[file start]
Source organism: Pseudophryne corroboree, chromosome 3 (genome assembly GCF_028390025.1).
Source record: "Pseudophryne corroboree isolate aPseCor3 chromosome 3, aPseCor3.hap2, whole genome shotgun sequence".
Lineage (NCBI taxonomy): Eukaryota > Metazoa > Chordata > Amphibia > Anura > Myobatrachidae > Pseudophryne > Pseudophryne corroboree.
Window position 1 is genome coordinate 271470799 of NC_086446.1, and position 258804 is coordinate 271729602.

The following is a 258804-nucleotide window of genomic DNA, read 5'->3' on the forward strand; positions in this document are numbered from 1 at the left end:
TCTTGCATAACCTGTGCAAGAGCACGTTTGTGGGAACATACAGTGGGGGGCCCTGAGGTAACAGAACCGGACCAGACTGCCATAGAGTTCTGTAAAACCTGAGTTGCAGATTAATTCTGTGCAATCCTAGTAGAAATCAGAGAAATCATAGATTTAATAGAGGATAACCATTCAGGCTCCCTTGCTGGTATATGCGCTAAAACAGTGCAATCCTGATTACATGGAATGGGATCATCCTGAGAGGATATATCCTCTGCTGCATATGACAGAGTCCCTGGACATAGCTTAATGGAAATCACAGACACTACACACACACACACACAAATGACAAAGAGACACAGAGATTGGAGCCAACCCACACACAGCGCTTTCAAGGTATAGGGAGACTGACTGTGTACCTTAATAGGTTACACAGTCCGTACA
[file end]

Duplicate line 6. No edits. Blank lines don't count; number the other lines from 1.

TCTTGCATAACCTGTGCAAGAGCACGTTTGTGGGAACATACAGTGGGGGGCCCTGAGGTAACAGAACCGGACCAGACTGCCATAGAGTTCTGTAAAACCTGAGTTGCAGATTAATTCTGTGCAATCCTAGTAGAAATCAGAGAAATCATAGATTTAATAGAGGATAACCATTCAGGCTCCCTTGCTGGTATATGCGCTAAAACAGTGCAATCCTGATTACATGGAATGGGATCATCCTGAGAGGATATATCCTCTGCTGCATATGACAGAGTCCCTGGACATAGCTTAATGGAAATCACAGACACTACACACACACACACACAAATGACAAAGAGACACAGAGATTGGAGCCAACCCACACACAGCGCTTTCAAGGTATAGGGAGACTGACTGTGTACCTTAATAGGTTACACAGTCCGTACA